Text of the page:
Pleasant Corners – Shadeville – Grove City – Urbancrest – Borror’s Corners
Before Jackson Township was created in 1815, southwest Franklin County was part of Franklin Township. Those early years offered no luxury and little encouragement to the early white pioneers who braved the wilds and settled the virgin area. Jackson Township was wild and sparsely settled.
Franklin County was paying bounties for wolf and squirrel hides because the animals were grossly overpopulated. The area also had a large population of wild hogs, buffalo, elk, deer, wild turkey, bear and panthers.
The land was flat and fertile but damp and not suitable for farming. To create a productive farming environment, many acres had to be drained into the natural runs which carried runoff to the Scioto River. Farmers laid clay tile, manufactured in the township, to drain land intended for crops. Much of the area was a forest that included walnut, oak, sycamore, maple, beech, chestnut, and tulip trees. There were also many smaller varieties of trees including dogwood, wild plum, crab apple, redbud and pawpaw. Grapevines hung from many towering trees and the undergrowth had an abundance of blueberry bushes and raspberry vines.
Jackson Township, when organized, was considered the “backwoods township” in Franklin County. Many early settlers were of German descent moving here from Pennsylvania. Others came from Virginia and Kentucky traveling on foot, horseback, ox cart or wagon.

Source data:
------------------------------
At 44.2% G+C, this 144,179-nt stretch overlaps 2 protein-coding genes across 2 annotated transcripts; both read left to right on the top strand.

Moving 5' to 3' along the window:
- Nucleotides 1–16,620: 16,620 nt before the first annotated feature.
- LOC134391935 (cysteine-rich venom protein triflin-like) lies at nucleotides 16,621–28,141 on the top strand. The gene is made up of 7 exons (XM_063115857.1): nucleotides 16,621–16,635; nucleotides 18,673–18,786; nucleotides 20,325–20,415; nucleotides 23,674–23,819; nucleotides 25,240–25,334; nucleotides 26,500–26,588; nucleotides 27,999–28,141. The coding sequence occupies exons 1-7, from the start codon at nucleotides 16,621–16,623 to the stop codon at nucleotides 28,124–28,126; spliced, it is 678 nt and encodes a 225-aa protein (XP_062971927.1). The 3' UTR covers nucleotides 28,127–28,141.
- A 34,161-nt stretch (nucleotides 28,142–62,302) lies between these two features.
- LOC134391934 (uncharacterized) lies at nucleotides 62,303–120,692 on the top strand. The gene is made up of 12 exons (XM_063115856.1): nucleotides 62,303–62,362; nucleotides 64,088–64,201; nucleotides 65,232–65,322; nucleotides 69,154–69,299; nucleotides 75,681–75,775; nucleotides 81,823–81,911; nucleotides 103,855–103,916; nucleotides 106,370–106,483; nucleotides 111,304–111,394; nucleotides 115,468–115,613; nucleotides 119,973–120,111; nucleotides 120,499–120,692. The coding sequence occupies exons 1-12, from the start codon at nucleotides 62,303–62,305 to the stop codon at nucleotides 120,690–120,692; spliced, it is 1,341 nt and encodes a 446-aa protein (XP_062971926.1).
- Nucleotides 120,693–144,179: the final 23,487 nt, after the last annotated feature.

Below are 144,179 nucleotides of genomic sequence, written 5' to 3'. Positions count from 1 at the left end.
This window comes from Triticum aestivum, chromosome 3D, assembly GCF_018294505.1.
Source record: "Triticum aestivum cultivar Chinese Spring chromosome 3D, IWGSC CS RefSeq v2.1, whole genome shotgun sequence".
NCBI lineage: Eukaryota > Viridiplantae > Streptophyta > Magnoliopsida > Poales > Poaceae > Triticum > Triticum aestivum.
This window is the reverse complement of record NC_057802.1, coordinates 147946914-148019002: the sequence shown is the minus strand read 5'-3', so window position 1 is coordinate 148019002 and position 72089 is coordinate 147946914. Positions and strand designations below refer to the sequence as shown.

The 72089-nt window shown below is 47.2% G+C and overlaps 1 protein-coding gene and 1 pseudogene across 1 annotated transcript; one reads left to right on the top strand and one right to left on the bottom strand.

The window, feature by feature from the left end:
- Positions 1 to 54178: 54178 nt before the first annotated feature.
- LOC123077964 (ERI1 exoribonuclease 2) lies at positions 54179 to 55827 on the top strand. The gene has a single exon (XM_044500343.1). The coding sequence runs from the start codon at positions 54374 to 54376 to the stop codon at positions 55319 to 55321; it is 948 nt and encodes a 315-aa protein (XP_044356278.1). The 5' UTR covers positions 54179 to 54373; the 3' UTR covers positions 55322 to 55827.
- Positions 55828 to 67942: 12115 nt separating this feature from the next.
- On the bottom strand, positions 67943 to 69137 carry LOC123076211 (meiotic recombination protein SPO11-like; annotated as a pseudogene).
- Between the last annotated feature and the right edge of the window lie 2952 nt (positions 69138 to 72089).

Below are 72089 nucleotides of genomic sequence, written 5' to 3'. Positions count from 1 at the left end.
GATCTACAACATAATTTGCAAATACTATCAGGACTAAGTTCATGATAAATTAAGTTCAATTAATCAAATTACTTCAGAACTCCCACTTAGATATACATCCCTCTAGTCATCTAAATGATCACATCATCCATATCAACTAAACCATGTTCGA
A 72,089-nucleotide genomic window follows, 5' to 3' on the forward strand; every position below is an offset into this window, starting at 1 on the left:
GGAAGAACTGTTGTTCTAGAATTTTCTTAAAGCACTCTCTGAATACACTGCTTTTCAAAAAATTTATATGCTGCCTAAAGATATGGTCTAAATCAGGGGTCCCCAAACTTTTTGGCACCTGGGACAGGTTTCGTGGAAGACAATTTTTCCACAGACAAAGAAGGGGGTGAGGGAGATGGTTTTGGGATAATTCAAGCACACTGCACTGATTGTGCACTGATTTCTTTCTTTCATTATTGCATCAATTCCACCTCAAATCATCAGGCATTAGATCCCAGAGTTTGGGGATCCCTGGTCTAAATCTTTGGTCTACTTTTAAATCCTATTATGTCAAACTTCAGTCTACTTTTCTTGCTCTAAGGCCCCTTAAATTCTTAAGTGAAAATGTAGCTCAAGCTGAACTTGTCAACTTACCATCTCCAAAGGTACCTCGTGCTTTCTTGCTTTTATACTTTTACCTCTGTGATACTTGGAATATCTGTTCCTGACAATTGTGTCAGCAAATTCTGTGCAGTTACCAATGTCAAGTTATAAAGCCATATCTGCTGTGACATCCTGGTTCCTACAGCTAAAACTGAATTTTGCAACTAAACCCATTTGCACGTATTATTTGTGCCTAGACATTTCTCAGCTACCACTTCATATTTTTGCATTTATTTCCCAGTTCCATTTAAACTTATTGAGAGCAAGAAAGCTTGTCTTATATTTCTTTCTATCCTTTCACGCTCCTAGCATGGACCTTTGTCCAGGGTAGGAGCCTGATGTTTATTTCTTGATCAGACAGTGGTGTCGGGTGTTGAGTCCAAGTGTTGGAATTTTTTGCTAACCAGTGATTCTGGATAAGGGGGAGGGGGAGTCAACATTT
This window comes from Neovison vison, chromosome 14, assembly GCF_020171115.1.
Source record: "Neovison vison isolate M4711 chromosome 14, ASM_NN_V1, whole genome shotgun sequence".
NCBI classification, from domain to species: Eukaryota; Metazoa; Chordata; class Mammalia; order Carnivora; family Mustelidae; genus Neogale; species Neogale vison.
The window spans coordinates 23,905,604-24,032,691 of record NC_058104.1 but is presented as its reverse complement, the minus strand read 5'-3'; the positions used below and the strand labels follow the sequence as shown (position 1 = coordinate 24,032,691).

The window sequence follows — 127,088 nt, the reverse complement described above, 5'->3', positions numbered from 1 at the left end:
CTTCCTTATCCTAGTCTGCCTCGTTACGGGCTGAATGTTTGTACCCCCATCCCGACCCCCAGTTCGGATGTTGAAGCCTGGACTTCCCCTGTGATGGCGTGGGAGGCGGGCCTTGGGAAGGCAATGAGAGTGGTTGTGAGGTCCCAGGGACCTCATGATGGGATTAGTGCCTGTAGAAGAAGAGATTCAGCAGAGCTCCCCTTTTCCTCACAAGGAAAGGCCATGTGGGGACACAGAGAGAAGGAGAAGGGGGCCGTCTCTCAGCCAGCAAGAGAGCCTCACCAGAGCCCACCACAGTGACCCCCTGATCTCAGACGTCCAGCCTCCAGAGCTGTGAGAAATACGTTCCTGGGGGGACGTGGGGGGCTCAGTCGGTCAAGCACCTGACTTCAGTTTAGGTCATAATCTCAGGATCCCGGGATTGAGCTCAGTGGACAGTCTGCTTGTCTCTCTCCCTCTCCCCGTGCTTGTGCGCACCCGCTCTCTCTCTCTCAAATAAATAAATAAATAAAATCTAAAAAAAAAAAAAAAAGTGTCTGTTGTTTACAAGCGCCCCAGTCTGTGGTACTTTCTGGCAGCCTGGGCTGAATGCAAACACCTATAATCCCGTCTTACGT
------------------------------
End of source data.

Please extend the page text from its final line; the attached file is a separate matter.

Hugh Grant Sr.
Hugh Grant Sr. was the first white person to permanently settle in southern Franklin County in 1805, three years after Ohio became a state. Grant had been a successful businessman operating a gristmill in Pittsburgh. His Pennsylvania mill was located on a 187 acre tract on a small stream that flowed through the city to the Monongahela River. Competition was eating away at his profits which motivated him to relocate into new virgin territory.
Once a year, he would place his surplus goods on a freight barge, known as a broadhorn, and float down the Ohio River to the Mississippi River and into New Orleans.
There he would sell his goods then dismantle the broadhorn and sell its lumber and head for home. There is no real evidence how he returned but he likely followed the rivers north.
Around 1796 or 1797, Grant diverted from his normal route home and headed north following the Scioto River into a wilderness area that would later become Ohio. It was about the same time Lucas Sullivant established Franklinton in 1796. Franklinton was the first permanent white settlement in the Scioto Valley north of Chillicothe.